This week, the New Mexico Fund for Public Interest Journalism publishes its first project, which showcases arts reporting and writing by local students on SITE Santa Fe’s current biennial exhibit Casa tomada.
The project ran for six weeks and included a field trip and tour of the SITE show, along with weekly meetings and discussions on reporting and journalism. The students interviewed artists, curators and others involved with the show for their final pieces.
Santa Fe Prep senior Ruby Woltring interviewed one of the show’s three curators, Candice Hopkins, for a discussion of how the curators found unifying themes in the show, and the way in which New Mexico’s history of conquest and displacement makes it a particularly appropriate setting for the works included.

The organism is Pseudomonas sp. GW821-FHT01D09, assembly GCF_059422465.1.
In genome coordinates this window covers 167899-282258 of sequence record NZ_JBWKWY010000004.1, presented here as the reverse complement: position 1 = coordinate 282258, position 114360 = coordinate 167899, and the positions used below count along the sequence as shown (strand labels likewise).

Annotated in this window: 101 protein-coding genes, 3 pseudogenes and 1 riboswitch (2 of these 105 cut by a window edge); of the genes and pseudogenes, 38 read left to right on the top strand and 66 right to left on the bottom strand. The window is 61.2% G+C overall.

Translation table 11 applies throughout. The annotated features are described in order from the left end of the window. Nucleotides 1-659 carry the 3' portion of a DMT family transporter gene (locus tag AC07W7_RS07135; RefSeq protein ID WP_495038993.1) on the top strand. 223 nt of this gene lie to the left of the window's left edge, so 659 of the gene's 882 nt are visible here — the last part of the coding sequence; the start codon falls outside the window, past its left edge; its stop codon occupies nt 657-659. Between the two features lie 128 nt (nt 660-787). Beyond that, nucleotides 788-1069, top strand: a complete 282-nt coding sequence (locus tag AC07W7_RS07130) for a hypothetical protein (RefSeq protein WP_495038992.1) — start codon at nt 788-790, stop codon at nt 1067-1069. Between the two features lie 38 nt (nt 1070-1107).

University of New Mexico senior Celia Raney’s story investigates the challenges of presenting Indigenous art in museum settings through interviews with SITE’s Indigenous Outreach Coordinator Winoka Begay and Navajo artist Melissa Cody, whose work is part of the exhibit.
New Mexico School for the Arts senior Maya Forte writes about the compelling photography of renowned Chilean photographer Paz Errázuriz, whose work mines subjects often overlooked in society.
Santa Fe Prep junior Bettina Broyles interviewed artist Naufus Ramírez-Figueroa, whose sculptural installation is informed by Guatemalan history and serves as a meditation on the role of materialism in forging identity.
For this project, the Journo Fund worked with SITE’s robust education department, which already runs several youth programs, such as its Zine, Gallery Guide and Scholars program.
The Journo Fund is now fundraising for its next training program, which will focus on environmental reporting. To help us cultivate the next generation of journalists, please consider making a donation here.